The birth came suddenly on Oct. 3, more than two months early, and Cristal Wagenhauser's baby weighed less than three pounds.
But in the days that followed, as little Madison Rose struggled to live, her husband's employer said it could not grant him leave to be at his wife's and daughter's side.
That is because Wagenhauser's husband, Lance Cpl. Keith Wagenhauser, is a member of the U.S. Marine Corps assigned to an overseas unit that stands ready to back up troops in Iraq and Afghanistan. Unless the baby was not expected to survive, Wagenhauser, who grew up in Middle Island, would not be granted leave before his deployment ends sometime in the coming winter, military officials said.
"I'm being as strong as I can be, but he needs to be here for his daughter," said Cristal Wagenhauser, 21, as she clutched her child to her chest at Stony Brook University Medical Center. "If something were to happen, he would not ever get to see her. That would be devastating."
Capt. Clark Carpenter, of the 22nd Marine Expeditionary Unit in which Wagenhauser serves, told Newsday that personnel are typically granted emergency leave only in cases of imminent or actual death in their immediate family. He said since Wagenhauser's unit was deployed last May 15 to its undisclosed overseas location, 16 Marines have been notified of the birth of a child. He said none have been granted to leave.
Military deployments impose often excruciating challenges for families like the Wagenhausers, who must manage health and other emergencies while one or both spouses are away, often for months at a time. With America's fighting forces stretched by eight years of war, the Wagenhausers' situation is an example of how the need for military order often conflicts sharply with family life.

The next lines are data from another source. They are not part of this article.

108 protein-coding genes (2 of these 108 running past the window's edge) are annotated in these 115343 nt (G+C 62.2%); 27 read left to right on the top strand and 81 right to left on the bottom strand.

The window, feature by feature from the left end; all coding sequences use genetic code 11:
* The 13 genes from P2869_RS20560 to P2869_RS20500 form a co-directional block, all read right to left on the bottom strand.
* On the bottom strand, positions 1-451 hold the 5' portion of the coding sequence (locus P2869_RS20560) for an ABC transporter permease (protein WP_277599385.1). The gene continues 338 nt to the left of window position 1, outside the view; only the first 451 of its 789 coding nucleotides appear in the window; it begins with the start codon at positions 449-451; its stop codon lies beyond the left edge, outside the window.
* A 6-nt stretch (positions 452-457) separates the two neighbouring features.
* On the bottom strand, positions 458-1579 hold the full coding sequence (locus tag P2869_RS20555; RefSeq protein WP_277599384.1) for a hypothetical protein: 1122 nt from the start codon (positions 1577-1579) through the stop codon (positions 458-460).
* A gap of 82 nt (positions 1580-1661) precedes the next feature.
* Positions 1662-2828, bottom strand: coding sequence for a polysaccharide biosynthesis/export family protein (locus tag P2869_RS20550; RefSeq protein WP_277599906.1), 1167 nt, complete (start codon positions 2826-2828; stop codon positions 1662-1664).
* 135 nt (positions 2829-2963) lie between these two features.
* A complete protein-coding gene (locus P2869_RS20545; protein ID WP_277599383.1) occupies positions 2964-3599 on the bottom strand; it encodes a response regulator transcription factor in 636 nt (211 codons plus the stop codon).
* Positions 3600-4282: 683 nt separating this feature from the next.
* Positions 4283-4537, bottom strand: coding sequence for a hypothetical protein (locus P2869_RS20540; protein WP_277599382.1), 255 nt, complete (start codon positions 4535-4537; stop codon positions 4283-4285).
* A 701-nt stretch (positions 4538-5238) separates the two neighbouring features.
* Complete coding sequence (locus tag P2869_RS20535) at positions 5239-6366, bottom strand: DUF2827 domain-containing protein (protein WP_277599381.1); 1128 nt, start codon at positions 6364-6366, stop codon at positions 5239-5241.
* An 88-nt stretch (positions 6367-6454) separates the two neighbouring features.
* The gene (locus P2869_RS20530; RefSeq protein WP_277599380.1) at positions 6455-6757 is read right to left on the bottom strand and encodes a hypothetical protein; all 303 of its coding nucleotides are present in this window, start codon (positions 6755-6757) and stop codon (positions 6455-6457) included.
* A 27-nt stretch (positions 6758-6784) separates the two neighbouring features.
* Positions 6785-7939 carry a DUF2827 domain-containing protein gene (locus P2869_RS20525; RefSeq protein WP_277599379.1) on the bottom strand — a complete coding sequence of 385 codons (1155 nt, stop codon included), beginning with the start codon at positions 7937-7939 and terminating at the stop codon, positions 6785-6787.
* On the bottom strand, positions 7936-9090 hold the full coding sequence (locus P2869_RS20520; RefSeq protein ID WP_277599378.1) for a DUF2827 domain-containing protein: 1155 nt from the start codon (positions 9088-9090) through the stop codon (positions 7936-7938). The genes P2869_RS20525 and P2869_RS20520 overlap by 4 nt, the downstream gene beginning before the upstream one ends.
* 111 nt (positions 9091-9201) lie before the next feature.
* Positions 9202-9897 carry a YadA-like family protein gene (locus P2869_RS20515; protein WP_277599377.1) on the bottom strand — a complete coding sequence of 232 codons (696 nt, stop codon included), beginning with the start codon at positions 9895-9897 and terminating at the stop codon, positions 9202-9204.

Last year, The Associated Press reported that 3.7 percent of more than 87,000 married Marines divorced in fiscal year 2008, up from 3.3 percent a year earlier.
The AP also reported that 15 percent of military personnel recently surveyed in Iraq said they intended to divorce when they got home.The Pentagon has counseling programs to help military couples communicate more effectively, and to bond again once they are reunited. In addition, family readiness officers are assigned to help couples obtain services needed to prepare for deployments, such as financial planning, day care, housing, or legal advice.
Cristal Wagenhauser prepared for her husband's deployment by moving back into her mother's Lindenhurst home from where they had lived at Camp Lejeune, N.C. But their planning did not fully prepare the Wagenhausers for their sudden parenthood.
Madison Rose was delivered by emergency Caesarean section Oct. 3 at St. Catherine of Siena Medical Center in Smithtown, after doctors could not control premature contractions. Doctors there considered her too premature for their facility - she weighed just 2 pounds, 11 ounces - and the baby was rushed to the neonatal intensive care unit at Stony Brook University Medical Center.
The attending physician there, Dr. Sridhar Shanthy, said last week that she told Wagenhauser's superior officers by telephone that the baby's condition could deteriorate at any time, and urged them to allow the father to come home.
These are tense days for Cristal Wagenhauser. As she spoke with a reporter last week at Stony Brook, her daughter cried out. "It freaks me when she does that - she's so tiny," she said.